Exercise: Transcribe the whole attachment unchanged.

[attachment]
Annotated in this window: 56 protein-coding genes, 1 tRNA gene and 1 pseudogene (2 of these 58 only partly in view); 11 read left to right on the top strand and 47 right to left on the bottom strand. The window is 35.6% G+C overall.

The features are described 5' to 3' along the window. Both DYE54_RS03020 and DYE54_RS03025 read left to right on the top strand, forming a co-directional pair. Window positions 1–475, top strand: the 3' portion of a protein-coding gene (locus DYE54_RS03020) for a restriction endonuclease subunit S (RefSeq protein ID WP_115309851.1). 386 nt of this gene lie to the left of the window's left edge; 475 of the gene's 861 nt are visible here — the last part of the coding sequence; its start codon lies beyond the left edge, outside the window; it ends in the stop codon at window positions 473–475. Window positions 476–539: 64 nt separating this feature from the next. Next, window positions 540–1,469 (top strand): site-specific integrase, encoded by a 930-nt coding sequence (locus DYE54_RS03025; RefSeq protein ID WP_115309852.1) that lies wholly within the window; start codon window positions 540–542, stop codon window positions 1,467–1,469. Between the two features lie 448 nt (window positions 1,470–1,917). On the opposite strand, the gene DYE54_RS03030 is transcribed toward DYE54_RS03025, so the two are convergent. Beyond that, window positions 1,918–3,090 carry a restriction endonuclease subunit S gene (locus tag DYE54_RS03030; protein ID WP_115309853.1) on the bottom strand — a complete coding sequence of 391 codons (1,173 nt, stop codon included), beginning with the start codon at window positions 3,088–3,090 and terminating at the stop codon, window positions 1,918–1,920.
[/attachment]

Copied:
Annotated in this window: 56 protein-coding genes, 1 tRNA gene and 1 pseudogene (2 of these 58 only partly in view); 11 read left to right on the top strand and 47 right to left on the bottom strand. The window is 35.6% G+C overall.

The features are described 5' to 3' along the window. Both DYE54_RS03020 and DYE54_RS03025 read left to right on the top strand, forming a co-directional pair. Window positions 1–475, top strand: the 3' portion of a protein-coding gene (locus DYE54_RS03020) for a restriction endonuclease subunit S (RefSeq protein ID WP_115309851.1). 386 nt of this gene lie to the left of the window's left edge; 475 of the gene's 861 nt are visible here — the last part of the coding sequence; its start codon lies beyond the left edge, outside the window; it ends in the stop codon at window positions 473–475. Window positions 476–539: 64 nt separating this feature from the next. Next, window positions 540–1,469 (top strand): site-specific integrase, encoded by a 930-nt coding sequence (locus DYE54_RS03025; RefSeq protein ID WP_115309852.1) that lies wholly within the window; start codon window positions 540–542, stop codon window positions 1,467–1,469. Between the two features lie 448 nt (window positions 1,470–1,917). On the opposite strand, the gene DYE54_RS03030 is transcribed toward DYE54_RS03025, so the two are convergent. Beyond that, window positions 1,918–3,090 carry a restriction endonuclease subunit S gene (locus tag DYE54_RS03030; protein ID WP_115309853.1) on the bottom strand — a complete coding sequence of 391 codons (1,173 nt, stop codon included), beginning with the start codon at window positions 3,088–3,090 and terminating at the stop codon, window positions 1,918–1,920.